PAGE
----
Plant invasions are a complex problem in modern landscapes, and landscape level solution is therefore needed. Remote sensing represent an effective tool for regular and precise monitoring. In our research, we focus on spatio-temporal patterns of plant invasions, using remote sensing and GIS tools.

Our project UAS approach for monitoring of plant invasions (2018-2021)
financed by The Ministry of Education, Youth and Sports (INTER-COST VES18 LTC18007, 2018 – 2021) builds on our previous project Detection and monitoring of invasive species using unmanned aircraft (financed from TA ČR, TA04020455, 07/2014 – 12/2017). We are also part of the COST HARMONIOUS focusing on UAS applications in environmental studies, and collaborate with French team from IRSTEA Grenoble on the topic of plant invasions. Jana is part of the team preparing IPBES thematic assessment on invasive alien species and their control (management chapter).

Our projects aim at describing methodology for timely detection and monitoring of the selected alien plant species using remote sensing means. We focus on following species: giant hogweed (Heracleum mantegazzianum), knotweeds (Reynutria japonicaF. sachalinensis, and F. bohemica), tree of heaven (Ailanthus altissima), black locust (Robinia pseudoacacia), Himalayan balsam (Impatiens glandulifera), Jerusalem artichoke (Helianthus tuberosus), Canada goldenrod (Solidago canadensis) and giant goldenrod (S. gigantea). All species represent a considerable threat to human society, posing risk to the human health (causing skin burns — g. hogweed, tree of heaven), landscape, ecosystems and biodiversity (all mentioned species).

In the previous project, our team developed an unmanned aircraft system and methodological workflow enabling fast and precise monitoring of invasions. The system will provide sufficient spatial/spectral resolution and flexibility of the data acquisition in various flight height and phenological stages of study plant species. Different approaches to image pre-processing are tested, choosing the best methods for the data acquisition and their geometric and radiometric correction. Satellite and commercial aircraft data are used for comparison to cover broad range of data resolution, spatial (from coarser satellite data to very high resolution UAV data of < 0.1 m), spectral (color aerial, MSS satellite with 4—10 channels, and UAV imagery with RGB plus modified NIR channels), as well as temporal (UAV flexibility enables to assess the best timing for the accurate species detection). Our project aims in finding automatic or semiautomatic algorithms using different classification approaches, such as pixel-based, object-based, or combination of both (hybrid approach).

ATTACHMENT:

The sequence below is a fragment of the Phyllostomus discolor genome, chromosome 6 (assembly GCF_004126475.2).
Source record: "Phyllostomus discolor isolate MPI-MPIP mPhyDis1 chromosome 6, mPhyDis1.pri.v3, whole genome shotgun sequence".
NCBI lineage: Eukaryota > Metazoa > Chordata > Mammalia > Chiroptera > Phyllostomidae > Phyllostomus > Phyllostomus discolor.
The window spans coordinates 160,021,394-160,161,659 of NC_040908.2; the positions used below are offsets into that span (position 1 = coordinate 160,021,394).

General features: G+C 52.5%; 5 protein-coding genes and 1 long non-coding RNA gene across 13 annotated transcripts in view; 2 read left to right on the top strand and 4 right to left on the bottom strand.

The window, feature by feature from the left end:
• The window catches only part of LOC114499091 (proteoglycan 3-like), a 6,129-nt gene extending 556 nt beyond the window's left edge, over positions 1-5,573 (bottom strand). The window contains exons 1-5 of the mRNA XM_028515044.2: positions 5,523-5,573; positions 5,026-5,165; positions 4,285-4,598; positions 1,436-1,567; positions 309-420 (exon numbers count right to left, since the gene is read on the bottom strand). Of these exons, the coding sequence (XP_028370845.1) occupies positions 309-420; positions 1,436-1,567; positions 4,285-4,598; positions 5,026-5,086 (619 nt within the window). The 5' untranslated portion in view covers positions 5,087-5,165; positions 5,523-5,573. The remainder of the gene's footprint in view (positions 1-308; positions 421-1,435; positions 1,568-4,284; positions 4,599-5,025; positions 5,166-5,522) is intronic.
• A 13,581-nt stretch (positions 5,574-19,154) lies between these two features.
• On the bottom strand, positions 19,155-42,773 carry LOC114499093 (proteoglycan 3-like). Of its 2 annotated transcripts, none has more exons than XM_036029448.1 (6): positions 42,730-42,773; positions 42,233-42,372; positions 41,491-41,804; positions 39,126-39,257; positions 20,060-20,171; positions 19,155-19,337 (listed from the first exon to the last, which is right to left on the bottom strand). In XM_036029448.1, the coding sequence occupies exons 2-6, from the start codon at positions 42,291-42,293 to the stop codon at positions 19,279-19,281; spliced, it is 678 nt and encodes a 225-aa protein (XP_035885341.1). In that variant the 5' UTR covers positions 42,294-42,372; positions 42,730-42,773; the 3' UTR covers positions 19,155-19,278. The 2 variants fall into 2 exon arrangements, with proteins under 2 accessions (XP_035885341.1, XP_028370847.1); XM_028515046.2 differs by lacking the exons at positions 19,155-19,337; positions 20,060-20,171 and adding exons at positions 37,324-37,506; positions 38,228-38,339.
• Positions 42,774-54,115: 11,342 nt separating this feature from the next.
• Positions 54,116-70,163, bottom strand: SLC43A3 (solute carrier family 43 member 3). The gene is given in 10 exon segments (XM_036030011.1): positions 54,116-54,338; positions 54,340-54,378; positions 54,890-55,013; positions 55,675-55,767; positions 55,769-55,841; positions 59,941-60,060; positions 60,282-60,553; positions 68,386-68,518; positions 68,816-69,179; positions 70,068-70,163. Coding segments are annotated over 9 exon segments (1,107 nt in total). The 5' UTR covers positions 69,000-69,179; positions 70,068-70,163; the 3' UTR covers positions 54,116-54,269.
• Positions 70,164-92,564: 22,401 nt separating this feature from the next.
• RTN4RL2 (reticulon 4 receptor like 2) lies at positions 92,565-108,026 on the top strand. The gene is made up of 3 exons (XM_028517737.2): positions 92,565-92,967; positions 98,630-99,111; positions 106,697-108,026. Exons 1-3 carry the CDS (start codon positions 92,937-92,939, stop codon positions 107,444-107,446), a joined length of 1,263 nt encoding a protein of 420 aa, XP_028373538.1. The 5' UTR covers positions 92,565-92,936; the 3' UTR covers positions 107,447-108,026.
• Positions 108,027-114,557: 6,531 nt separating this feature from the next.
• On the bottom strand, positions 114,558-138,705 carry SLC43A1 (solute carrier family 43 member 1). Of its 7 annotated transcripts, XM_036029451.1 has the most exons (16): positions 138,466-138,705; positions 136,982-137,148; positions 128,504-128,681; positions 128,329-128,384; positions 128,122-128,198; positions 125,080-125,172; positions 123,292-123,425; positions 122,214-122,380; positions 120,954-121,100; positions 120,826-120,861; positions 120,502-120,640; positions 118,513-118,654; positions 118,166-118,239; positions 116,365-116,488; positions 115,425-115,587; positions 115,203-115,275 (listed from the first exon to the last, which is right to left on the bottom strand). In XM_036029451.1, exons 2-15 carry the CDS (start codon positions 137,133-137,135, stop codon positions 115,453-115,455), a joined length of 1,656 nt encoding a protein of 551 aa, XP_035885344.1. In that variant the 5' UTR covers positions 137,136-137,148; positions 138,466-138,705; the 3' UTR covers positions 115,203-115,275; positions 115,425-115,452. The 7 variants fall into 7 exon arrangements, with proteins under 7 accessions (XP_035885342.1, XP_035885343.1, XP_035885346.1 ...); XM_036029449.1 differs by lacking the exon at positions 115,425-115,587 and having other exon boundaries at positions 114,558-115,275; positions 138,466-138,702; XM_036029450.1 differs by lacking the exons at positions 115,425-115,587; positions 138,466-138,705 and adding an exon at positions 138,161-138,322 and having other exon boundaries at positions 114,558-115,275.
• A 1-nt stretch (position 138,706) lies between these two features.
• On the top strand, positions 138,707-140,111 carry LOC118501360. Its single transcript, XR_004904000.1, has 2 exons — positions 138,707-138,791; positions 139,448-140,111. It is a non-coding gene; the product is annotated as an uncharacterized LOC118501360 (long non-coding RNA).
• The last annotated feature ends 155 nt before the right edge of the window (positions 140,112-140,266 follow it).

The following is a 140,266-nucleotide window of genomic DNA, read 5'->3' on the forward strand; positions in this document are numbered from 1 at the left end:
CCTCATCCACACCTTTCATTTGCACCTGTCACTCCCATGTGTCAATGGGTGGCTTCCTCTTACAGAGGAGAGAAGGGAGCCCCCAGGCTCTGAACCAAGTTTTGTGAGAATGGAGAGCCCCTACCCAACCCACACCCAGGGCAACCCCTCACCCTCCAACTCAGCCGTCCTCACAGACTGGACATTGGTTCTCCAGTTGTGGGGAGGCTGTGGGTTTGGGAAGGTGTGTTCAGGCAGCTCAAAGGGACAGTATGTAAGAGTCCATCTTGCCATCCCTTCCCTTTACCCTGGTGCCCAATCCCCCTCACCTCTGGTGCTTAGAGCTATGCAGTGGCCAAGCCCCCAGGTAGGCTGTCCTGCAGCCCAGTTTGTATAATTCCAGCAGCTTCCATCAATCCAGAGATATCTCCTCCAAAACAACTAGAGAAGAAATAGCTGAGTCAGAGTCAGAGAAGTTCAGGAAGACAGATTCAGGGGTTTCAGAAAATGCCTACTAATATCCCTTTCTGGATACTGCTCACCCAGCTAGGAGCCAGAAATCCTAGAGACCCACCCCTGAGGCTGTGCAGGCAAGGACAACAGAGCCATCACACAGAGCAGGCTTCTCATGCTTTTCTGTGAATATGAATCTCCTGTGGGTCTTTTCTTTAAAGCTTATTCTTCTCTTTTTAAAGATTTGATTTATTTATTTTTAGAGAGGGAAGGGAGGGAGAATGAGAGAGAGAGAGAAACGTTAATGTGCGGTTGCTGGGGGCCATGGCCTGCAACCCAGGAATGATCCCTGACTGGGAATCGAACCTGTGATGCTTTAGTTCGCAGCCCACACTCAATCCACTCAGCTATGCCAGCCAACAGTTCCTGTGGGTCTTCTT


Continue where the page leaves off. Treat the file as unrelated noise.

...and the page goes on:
In our research, we address trade-offs between spectral, spatial and temporal resolutions required for balance between the precision of detection and economic feasibility. The resulting data enable us to monitore the efficiency of eradication efforts, assess the invasibility of different types of habitats, model the potential species distribution and identify the drivers of spread. This knowledge serves as a basis for prediction, monitoring and prioritization of management targets. Purpose build UAV is a low cost solution providing very high spatial detail, high flexibility enabling optimal timing of the campaign (choosing the best phenological stage to detect the species). It can be successfully used for early detection and targeted monitoring (e.g. to survey sites prone to invasion, areas of interest for nature conservation, such as NATURA 2000 sites). Using UAV for monitoring, legal constrains need to be considered. Within EU, UAV operation in urban and inhabited areas is prohibited, limiting the application especially for invasive species that spread into man-made habitats. Despites its limits, it still provides a reasonable alternative to satellite imagery especially in vegetation mapping, where often data of high spatial and temporal resolution are required.